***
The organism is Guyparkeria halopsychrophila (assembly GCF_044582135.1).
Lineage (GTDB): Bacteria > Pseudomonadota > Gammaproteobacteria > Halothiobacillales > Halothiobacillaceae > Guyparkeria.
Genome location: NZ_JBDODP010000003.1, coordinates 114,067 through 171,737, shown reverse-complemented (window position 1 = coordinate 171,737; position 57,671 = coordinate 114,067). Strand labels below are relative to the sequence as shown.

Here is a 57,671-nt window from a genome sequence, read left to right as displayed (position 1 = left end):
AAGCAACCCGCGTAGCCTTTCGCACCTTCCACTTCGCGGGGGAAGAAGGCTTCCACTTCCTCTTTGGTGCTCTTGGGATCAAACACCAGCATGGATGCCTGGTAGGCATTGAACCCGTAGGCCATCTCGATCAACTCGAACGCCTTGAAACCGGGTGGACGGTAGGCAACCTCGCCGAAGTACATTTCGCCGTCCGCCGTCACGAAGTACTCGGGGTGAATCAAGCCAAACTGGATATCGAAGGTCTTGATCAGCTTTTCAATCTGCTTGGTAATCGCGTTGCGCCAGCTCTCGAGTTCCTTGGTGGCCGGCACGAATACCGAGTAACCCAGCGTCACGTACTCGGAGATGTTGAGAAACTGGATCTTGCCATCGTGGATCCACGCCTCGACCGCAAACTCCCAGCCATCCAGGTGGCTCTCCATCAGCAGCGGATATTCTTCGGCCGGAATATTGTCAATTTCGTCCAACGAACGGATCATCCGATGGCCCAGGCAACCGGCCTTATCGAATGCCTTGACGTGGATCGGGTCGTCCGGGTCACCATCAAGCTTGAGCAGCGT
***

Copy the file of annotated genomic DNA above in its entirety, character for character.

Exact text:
The organism is Guyparkeria halopsychrophila (assembly GCF_044582135.1).
Lineage (GTDB): Bacteria > Pseudomonadota > Gammaproteobacteria > Halothiobacillales > Halothiobacillaceae > Guyparkeria.
Genome location: NZ_JBDODP010000003.1, coordinates 114,067 through 171,737, shown reverse-complemented (window position 1 = coordinate 171,737; position 57,671 = coordinate 114,067). Strand labels below are relative to the sequence as shown.

Here is a 57,671-nt window from a genome sequence, read left to right as displayed (position 1 = left end):
AAGCAACCCGCGTAGCCTTTCGCACCTTCCACTTCGCGGGGGAAGAAGGCTTCCACTTCCTCTTTGGTGCTCTTGGGATCAAACACCAGCATGGATGCCTGGTAGGCATTGAACCCGTAGGCCATCTCGATCAACTCGAACGCCTTGAAACCGGGTGGACGGTAGGCAACCTCGCCGAAGTACATTTCGCCGTCCGCCGTCACGAAGTACTCGGGGTGAATCAAGCCAAACTGGATATCGAAGGTCTTGATCAGCTTTTCAATCTGCTTGGTAATCGCGTTGCGCCAGCTCTCGAGTTCCTTGGTGGCCGGCACGAATACCGAGTAACCCAGCGTCACGTACTCGGAGATGTTGAGAAACTGGATCTTGCCATCGTGGATCCACGCCTCGACCGCAAACTCCCAGCCATCCAGGTGGCTCTCCATCAGCAGCGGATATTCTTCGGCCGGAATATTGTCAATTTCGTCCAACGAACGGATCATCCGATGGCCCAGGCAACCGGCCTTATCGAATGCCTTGACGTGGATCGGGTCGTCCGGGTCACCATCAAGCTTGAGCAGCGT